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Jesus Is Coming: Love and Cherish Your Spouse!

loving spouseMarital splits and squabbles could very well be one of the main reasons many Christians are not ready for the Rapture. If this sounds like an overstatement, just answer this question: Are Christian husbands and wives enjoying peace with God when they are at war with one another?

How does marital discontentment grow? Often when someone else’s spouse is cast in an idealized role by the person who is dissatisfied with their own marriage. Comparing your spouse with someone else’s is a journey into misery.

A discontented wife tells her husband, “My friend Mary Jo tells me that her husband always serves her breakfast in bed on Sunday mornings.” Of course, it is possible that Mary Jo’s husband does exactly that, but it is also possible that Mary Jo is saying that to make herself look good—she picked just the right man to be her husband. But the wife who tells her husband about Mary Jo’s husband needs to remember this: Even if Mary Jo’s husband does serve her breakfast in bed every Sunday, her husband may do ten other things that Mary Jo’s husband doesn’t do.

I used to pastor a church in the rolling hills of East Tennessee and drove an old Chevy truck. If I were to compare my truck with a fancy new sports car, the truck might not look too good. I might begin to complain about the faded paint job and about the rough ride and the different and sometimes strange noises that came from under the hood. I might complain about the rust spots and the extra squeaks and rattles that made it hard to listen to the radio.

Of course, a new sports car might have none of these “disadvantages.” But sound thinking would reveal that perhaps it was a skewered comparison. There were several things that the old truck would do that the sports car couldn’t. The truck was far better on dirt roads and hauling a load of firewood. I enjoyed more peace of mind driving the truck than if I had the sports car. Nobody would steal the old truck. I could park it at the mall and leave the keys in the ignition, but it was safe. Everyone steered clear from it.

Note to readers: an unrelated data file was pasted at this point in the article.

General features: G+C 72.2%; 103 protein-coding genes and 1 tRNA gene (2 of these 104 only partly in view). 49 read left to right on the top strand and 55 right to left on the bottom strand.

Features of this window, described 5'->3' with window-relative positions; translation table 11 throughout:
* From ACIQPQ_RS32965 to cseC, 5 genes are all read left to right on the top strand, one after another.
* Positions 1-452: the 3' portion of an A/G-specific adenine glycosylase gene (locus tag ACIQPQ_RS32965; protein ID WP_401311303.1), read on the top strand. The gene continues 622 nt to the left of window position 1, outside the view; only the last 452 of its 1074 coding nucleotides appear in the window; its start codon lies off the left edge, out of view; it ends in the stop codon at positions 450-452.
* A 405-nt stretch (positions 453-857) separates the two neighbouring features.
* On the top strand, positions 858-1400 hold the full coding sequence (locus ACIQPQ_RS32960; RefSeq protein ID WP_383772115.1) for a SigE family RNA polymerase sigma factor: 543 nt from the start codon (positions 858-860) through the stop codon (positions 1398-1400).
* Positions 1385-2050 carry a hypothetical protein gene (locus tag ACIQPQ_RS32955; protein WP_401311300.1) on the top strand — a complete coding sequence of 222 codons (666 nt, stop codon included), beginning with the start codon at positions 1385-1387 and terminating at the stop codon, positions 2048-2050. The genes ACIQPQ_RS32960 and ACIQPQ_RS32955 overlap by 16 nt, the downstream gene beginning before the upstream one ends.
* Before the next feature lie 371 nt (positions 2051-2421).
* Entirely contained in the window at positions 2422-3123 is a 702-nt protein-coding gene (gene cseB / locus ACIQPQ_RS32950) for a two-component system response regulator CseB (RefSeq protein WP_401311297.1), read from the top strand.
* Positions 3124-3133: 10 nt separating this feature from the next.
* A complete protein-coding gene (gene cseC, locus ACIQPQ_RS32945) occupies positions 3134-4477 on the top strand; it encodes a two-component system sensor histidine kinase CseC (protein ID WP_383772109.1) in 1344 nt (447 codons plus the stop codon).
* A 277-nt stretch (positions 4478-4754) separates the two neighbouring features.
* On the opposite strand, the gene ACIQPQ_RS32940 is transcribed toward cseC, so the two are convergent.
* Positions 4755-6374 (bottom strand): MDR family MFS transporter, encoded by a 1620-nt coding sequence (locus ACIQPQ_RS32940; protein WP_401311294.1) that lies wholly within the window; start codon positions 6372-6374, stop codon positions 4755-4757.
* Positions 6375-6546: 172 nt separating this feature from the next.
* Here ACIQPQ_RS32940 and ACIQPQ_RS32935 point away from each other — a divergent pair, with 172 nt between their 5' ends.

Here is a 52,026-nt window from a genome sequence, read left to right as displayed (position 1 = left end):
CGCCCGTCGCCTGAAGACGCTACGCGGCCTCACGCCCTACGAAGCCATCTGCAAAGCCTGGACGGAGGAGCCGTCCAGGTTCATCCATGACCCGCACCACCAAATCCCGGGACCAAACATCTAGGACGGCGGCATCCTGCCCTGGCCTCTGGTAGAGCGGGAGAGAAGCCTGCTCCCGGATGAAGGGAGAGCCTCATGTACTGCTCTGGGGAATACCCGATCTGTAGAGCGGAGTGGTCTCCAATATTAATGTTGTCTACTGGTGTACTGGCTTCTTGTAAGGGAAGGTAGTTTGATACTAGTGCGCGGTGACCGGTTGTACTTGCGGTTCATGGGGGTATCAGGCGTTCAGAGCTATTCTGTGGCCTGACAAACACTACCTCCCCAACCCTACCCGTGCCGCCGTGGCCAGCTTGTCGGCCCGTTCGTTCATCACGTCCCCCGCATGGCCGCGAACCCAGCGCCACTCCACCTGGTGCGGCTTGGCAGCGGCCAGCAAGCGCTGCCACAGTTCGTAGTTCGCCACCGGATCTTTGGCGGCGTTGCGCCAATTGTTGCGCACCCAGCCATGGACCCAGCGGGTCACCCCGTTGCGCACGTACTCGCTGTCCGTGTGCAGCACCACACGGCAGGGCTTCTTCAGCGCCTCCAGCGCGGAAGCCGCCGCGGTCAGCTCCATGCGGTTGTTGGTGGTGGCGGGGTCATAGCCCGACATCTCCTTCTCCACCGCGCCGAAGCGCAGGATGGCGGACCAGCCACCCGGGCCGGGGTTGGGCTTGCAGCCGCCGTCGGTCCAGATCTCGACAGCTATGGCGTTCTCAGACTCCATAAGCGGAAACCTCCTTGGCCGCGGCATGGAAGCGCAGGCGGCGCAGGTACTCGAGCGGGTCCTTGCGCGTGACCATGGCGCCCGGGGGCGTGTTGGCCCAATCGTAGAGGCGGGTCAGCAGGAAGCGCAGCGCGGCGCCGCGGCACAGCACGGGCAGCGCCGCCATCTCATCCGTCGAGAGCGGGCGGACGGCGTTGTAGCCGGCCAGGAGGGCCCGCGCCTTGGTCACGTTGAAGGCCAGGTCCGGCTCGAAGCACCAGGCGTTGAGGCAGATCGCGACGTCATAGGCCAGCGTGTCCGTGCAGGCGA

I don’t mean to compare spouses with an old truck—that’s not the point-- but the fact is the man, or woman, that we are married to probably has strengths and assets that we need, assets that we could not do without. That young lady in the office may be very attractive, but there is more to life than an attractive young lady.

Men and women often make comparisons between their spouses and someone else’s for the purpose of motivating by guilt. The message is: “Mary Jo’s husband is nice, but you are not. You ought to feel guilty about that and start treating me better.” Such is counterproductive and rarely, if ever, improves a marriage. Thank God for the spouse that you have and love him, or her, for Christ’s sake.

The Golconda diamond mine is known internationally. Some of the largest diamonds in the world have come from the Golconda. But there is an interesting legend that is built up around the mine that illustrates the point I am trying to make.

There was a man who lived many years ago by the name of Ali Hafed. He was by no means a poor man. He had a small farm and was doing quite well. One night he started to dream about diamonds. He believed that he could become very wealthy if he could find some diamonds. So, Ali Hafed sold his farm, took all his money, and decided to travel around the world in search of diamonds. He travelled far and near, exhausted all of his savings, but found no diamonds. He was fast becoming old and bitter, sadly disillusioned by his fruitless efforts. He was so broken-hearted and depressed that he walked into the ocean and was never seen again.

One day the new owner of Ali Hafed’s farm was watering his camel in the little stream that wound its way through the farm. As the camel was drinking, the new owner noticed a bright and shiny object at the bottom of the stream. The man reached into the water and found a huge diamond. He began to run his fingers through the sand on the bottom of the stream, and found many more huge diamonds.

This is the legend that has come from antiquity with the discovery of one of the most productive diamond mines the world has ever known. The largest crown jewels come from the Golconda. Ali Hafed’s diamonds were under his feet—but he didn’t realize it. The moral of the story? Your marriage diamonds are in your own back yard. Don’t overlook them. Mine them.